9 September 2019

The 2019 John Marsden & Hachette Australia Prize Poetry – Quang Mai

Quang Mai’s poem Rememory has been awarded The 2019 John Marsden & Hachette Australia Prize for Young Writers in the category of poetry. Quang was presented with the award at the 2019 Melbourne Writers Festival at a special event, and wins a $500 cash prize, an exclusive book pack from Hachette Australia and acknowledgement of their winning entry in Express Media’s flagship publication Voiceworks. Read Quang’s winning piece right here.


i.            Before:

The days have expired a long time
ago & I remember you
gave me an answer under that browning night
of March, an answer
about how should we be. The thinning of clouds
looked like a buzzcut season & syllables
entered. The resuming of it all. I kept on
pinching my hands to remind myself
of your charcoaled hair, our rotten
teeth. They looked just like orphans, ready
to fall onto this quiet ground. That I asked
my body, over & over again. We
are still alive, aren’t we? Why are we alive?
Where are we, dear? Where are we?
Again, I remember
us carrying the burial
of this country on our backs. Remember the war
blackening our mouths with silence
& dirt. There are, heavily,
many things that I remember,
sweetheart. Time like liquor, like echoes
& the day bruised blue
with chemistry. Remind me all that –
How a farm-girl & a soldier were always
hand in hand, towards the wreckage
that made us. Children
of crushed tomorrows. Hand in hand
towards the napalms, sharpening the sky
with their all American beauty & glory
Hand in hand towards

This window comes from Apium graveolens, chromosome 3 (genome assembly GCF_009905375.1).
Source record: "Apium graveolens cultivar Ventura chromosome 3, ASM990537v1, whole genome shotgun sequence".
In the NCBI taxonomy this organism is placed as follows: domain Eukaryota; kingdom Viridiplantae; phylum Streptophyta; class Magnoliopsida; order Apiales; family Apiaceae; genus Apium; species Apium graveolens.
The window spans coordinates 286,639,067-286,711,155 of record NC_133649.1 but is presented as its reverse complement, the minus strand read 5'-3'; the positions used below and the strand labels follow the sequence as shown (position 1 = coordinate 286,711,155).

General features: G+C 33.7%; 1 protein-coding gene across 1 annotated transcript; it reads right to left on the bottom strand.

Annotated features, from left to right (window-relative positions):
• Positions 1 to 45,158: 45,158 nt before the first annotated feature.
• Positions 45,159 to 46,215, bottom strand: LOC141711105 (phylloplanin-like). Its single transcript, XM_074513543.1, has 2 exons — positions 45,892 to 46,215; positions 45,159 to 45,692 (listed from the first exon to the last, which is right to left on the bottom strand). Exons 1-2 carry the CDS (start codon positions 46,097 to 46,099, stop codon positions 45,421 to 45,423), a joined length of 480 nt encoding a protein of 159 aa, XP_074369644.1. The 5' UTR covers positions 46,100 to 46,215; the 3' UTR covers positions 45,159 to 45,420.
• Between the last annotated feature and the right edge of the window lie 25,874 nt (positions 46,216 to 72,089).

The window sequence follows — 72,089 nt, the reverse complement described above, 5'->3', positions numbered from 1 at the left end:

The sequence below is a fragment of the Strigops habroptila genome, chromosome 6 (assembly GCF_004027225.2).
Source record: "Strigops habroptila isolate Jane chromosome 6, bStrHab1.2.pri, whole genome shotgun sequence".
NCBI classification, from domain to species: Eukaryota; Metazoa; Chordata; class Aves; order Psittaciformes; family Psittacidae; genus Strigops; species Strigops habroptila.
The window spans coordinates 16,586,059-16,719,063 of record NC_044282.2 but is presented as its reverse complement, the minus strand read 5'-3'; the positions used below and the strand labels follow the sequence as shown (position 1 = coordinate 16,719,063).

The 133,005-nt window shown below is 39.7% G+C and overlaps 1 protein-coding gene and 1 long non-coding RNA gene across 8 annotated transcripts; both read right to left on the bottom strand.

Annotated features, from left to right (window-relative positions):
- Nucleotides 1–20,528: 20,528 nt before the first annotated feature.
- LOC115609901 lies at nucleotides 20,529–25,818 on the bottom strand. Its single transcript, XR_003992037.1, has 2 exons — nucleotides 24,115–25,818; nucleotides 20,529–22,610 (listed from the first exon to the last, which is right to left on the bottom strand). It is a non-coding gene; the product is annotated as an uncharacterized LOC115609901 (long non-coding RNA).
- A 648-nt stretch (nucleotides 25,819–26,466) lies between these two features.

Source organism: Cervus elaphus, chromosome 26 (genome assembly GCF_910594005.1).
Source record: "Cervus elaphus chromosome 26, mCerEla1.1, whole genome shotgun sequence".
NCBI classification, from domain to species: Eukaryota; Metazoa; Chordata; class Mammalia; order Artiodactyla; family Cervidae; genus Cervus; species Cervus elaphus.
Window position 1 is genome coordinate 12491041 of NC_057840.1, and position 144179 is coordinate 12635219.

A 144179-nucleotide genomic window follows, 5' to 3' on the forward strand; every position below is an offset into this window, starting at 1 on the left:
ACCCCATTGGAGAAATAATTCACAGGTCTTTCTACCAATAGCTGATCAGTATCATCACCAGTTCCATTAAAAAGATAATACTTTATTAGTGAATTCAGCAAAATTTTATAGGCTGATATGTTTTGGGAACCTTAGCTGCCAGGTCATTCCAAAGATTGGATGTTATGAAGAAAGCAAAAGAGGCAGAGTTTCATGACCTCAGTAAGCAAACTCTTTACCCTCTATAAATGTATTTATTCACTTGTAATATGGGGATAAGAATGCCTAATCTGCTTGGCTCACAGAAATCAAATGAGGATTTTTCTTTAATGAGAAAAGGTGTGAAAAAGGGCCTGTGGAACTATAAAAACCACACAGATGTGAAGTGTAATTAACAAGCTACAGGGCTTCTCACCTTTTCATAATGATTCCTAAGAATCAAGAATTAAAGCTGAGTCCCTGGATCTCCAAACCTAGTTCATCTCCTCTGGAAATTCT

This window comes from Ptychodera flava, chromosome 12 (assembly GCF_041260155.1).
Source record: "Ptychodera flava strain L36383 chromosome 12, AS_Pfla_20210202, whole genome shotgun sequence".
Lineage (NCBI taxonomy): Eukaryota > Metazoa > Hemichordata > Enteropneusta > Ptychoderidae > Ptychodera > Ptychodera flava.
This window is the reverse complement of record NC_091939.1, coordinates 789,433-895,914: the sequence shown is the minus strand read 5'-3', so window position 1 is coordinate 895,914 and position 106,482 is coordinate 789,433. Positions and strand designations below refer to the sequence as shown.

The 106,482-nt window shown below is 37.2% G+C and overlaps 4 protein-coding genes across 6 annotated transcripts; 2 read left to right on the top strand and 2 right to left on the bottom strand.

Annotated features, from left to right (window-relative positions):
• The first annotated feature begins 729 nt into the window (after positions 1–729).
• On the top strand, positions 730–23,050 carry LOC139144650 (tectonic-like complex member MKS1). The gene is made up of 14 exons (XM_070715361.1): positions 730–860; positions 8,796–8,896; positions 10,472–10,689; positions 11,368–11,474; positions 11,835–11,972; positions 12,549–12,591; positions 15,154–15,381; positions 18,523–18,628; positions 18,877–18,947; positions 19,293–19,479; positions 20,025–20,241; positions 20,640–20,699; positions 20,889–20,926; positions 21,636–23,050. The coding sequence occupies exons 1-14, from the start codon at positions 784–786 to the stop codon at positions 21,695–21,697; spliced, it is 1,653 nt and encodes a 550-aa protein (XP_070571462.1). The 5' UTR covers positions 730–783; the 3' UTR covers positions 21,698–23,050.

today, I look at the photo
& believe in my ‘will’, your ‘can’.

ii.          After:

1. How do you feel grandma?

Every bruise has mass. This applies for us also, let’s call it the theory of grief. The
conservation of hurt.

2. What do you see, now & then?

Bruise-grey sky, fur-smooth hours. And oh yes, the leaves swelling, beaden with light.

3. Your mother?

I used to wear her ‘please Lord’ like a beggar. Always on her collarbone, there was
another God sitting, opening his throat – always, an answer.

4. What’s left of the war? What’s left to tell, your legacy?

Two hands. Our barb-wired hearts. And home, the shape of our people.
(she suddenly stills, then proceeds)
Don’t you know? The word wound in Vietnamese translates into vết thương or a loving
trace, which is to say our bodies are a thing to tender into, when carved in loose tissues.
Ah no, afraid not dear, look at me can you look at all this beauty, my body a museum of

5. About grandad?

I remember him, the exactness, the measured dawn. A farm-girl & a soldier are supposed
to be the ending, no matter how many endings there are. Isn’t it?

He’s there, isn’t he?

Here always, isn’t he?

6. And what’s the price of carrying this much blood?


To live

(a blank)

& to live.